Archive for Environment
Naomi Klein contemplates the struggle between climate change and the globalization juggernaut. It is a struggle she once left to environmentalists. But having struggled with infertility and having covered the Gulf oil spill, her perspective changed. “It’s not that I got in touch with my inner Earth Mother,” Klein writes, “it’s that I started to notice that if the Earth is indeed our mother, then she is a mother facing a great many fertility challenges of her own.”
That climate change is linked to our lifestyle and our economy – and our attempts to deal with planetary warming without changing either – is the crux of Klein’s long piece in the Guardian:
“What is wrong with us? I think the answer is far more simple than many have led us to believe: we have not done the things needed to cut emissions because those things fundamentally conflict with deregulated capitalism, the reigning ideology for the entire period we have struggled to find a way out of this crisis. We are stuck, because the actions that would give us the best chance of averting catastrophe – and benefit the vast majority – are threatening to an elite minority with a stranglehold over our economy, political process and media.”
Read: Billionaires with good intentions, flashy pronouncements, and market-driven solutions have failed to curb emissions. Much of the piece focuses on Richard Branson’s failed, but much ballyhooed efforts to apply a the same business savvy that made him rich to save the planet.
The idea that only capitalism can save the world from a crisis it created is no longer an abstract theory; it’s a hypothesis that has been tested in the real world. We can now take a hard look at the results: at the green products shunted to the back of the supermarket shelves at the first signs of recession; at the venture capitalists who were meant to bankroll a parade of innovation but have come up far short; at the fraud-infested, boom-and-bust carbon market that has failed to cut emissions. And, most of all, at the billionaires who were going to invent a new form of enlightened capitalism but decided, on second thoughts, that the old one was just too profitable to surrender.
Post-Reagan, deregulated capitalism has long looked like something out of Mary Shelley or science-fiction films, a creature we created, but no longer control. Billionaires and their acolytes see only its benefits, but as Jeff Goldblum’s Dr. Ian Malcolm says in The Lost World: Jurassic Park, “Oh, yeah. Oooh, ahhh, that’s how it always starts. Then later there’s running, and then screaming.” Where once We the People held capitalism’s leash, now we wear the collar.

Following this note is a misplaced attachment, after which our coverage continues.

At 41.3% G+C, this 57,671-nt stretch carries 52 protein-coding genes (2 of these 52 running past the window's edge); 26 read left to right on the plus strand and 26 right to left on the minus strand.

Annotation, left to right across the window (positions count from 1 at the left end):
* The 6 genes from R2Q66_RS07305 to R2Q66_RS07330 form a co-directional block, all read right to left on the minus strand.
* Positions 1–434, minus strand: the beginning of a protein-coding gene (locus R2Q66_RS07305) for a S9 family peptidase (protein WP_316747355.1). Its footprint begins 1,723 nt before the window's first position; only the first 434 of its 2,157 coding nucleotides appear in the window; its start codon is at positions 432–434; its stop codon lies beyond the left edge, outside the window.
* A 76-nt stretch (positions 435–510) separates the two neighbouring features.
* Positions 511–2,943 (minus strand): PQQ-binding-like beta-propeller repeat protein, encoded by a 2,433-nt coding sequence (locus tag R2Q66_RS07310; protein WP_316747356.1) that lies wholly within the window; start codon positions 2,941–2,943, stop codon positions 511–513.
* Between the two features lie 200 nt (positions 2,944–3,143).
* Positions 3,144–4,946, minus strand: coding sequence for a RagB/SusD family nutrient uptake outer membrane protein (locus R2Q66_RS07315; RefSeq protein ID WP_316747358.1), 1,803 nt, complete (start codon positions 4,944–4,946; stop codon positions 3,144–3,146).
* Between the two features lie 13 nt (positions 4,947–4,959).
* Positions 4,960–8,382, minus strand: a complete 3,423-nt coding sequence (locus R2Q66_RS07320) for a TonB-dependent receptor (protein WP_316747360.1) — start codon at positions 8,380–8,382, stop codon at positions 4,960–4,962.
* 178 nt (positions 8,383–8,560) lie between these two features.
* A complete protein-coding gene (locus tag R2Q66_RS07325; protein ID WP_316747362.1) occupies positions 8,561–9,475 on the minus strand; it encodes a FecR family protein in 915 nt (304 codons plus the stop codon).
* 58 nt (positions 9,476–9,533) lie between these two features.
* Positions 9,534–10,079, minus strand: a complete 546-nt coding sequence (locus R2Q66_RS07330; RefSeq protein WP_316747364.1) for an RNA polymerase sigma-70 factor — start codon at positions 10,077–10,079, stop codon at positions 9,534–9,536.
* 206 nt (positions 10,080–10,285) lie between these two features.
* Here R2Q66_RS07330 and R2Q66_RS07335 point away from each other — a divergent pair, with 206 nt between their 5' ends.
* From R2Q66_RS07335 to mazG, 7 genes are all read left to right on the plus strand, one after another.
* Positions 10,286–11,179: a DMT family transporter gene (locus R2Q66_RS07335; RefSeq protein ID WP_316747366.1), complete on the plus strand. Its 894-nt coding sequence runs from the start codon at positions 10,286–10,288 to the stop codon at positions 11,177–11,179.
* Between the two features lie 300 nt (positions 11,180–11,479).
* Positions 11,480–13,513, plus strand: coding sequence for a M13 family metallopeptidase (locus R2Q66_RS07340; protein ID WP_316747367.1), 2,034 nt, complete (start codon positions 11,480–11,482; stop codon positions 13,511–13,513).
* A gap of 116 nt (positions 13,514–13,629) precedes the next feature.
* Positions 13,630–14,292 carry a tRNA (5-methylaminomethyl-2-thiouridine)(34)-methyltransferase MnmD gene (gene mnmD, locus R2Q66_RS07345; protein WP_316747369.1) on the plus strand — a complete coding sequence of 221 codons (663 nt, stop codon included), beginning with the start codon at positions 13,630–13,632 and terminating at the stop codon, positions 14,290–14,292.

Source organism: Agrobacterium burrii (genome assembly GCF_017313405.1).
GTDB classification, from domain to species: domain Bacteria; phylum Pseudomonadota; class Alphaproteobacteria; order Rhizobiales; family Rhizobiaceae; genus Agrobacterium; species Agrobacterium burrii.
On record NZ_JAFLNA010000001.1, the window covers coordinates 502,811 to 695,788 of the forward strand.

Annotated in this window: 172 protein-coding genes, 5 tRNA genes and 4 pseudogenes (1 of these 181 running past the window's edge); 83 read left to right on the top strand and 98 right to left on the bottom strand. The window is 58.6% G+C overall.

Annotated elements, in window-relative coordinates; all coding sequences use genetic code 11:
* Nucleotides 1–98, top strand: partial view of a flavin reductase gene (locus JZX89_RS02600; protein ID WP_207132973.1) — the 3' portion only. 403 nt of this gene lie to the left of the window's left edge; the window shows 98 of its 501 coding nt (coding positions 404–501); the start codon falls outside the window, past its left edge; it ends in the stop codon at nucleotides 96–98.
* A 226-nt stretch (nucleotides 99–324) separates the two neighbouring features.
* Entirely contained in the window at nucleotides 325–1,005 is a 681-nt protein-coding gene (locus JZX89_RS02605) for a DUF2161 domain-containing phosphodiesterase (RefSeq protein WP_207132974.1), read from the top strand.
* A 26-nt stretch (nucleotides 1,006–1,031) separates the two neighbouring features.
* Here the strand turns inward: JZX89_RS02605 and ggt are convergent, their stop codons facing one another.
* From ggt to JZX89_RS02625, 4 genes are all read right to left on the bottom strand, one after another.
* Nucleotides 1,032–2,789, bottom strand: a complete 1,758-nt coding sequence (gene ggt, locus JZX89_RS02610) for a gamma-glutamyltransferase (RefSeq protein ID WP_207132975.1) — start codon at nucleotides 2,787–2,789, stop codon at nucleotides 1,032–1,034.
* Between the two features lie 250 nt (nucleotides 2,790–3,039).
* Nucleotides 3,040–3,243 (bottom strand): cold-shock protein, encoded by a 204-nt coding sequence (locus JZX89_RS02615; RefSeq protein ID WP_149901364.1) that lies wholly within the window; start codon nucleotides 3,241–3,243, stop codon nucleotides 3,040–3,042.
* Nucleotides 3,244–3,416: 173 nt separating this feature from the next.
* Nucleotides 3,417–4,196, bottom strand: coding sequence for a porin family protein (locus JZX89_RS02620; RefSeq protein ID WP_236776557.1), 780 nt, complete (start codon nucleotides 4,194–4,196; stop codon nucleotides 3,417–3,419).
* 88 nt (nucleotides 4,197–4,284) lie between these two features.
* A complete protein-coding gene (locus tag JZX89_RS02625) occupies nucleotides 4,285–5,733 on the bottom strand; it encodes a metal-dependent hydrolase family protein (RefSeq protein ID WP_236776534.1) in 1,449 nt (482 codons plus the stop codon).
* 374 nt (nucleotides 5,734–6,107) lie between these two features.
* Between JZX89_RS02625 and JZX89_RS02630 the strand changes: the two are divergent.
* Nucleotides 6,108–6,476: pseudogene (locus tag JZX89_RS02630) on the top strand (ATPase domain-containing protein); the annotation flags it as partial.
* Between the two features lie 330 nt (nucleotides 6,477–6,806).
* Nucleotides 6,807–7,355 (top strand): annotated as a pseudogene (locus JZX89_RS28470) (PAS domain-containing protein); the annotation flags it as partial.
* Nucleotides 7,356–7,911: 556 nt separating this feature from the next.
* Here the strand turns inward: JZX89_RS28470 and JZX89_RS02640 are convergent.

Whether it’s turning your child’s education from a shared public cost into a corporate profit center; or turning the principle of one-man, one-vote into one-dollar, one-vote; or carbon tax credits and accounting tricks for addressing rising sea levels; questioning the universal application of a business approach to any human need or problem often prompts the challenge, “Do you have something against making a profit?” A more subtle form of red-baiting, this ploy is supposed to be a conversation stopper. Yes? You’re a commie. Game over.
Maybe it’s time our billionaire problem-solvers got over themselves.
(Cross-posted from Hullabaloo.)
In Three Ways Climate Change Is Going To Ruin Your Beer, Think Progress’ Ryan Koronowski looks at how brewers are trying to get ahead of water and ingredient shortages:
A study from 2009 suggested that the quality of Saaz hops from the Czech Republic has been falling since 1954 due to warmer temperatures. This is true for hops-growing regionsacross Europe. “If you drink beer now, the issue of climate change is impacting you right now,” Colorado’s New Belgium Brewing Company sustainability director Jenn Orgolini said in 2011. “Craft brewers — the emphasis there is on craft. We make something, and it’s a deeply agricultural product.”
Koronowski cites efforts by brewers to reduce water consumption and carbon emissions as among other tactics brewers are using to get ahead of the climate change curve even as their retromingent brethren deny climate change is real and demand the government do nothing to stop it.
That would not include North Carolina businesses such as wind-powered Outer Banks Brewing Station and Asheville’s New Belgium.
New Belgium Brewing Company last year was recognized by the U.S. Zero Waste Business Council for putting in place systems that allow it to divert 99.8 percent of its waste from the landfill.
If climate change is a long-term threat to local brewers, what might fracking do in the near-term?
Independent scientists who have reviewed a water analysis conducted by state authorities of a Texas resident’s drinking well say the chemical signatures found in the water may provide “the nation’s first conclusive link” between fracking operations and aquifer contamination.
Corporate pirates? Drink up, me hearties.
Buncombe County, North Carolina residents who filed suit after finding their well water contaminated by chemicals from a CTS Corp. facility shuttered in 1986 will argue their case before the Supreme Court on April 23 (video clip from March 18). The U.S. Fourth Circuit Court of Appeals ruled in favor of 23 local citizens last year. CTS appealed.
At issue is whether the suit should be dismissed because of the lateness in filing the case. The pollution dates back decades. Community activist, Tate MacQueen, is among those leading the fight.
Because of the way North Carolina law is written, the Asheville residents may have no legal recourse. CTS shut down that plant and sold the property in 1987. A state statute cuts off a company’s liability 10 years after its last contaminating act, meaning the deadline for filing claims came and went in 1997. MacQueen’s heads-up letter arrived in 2008.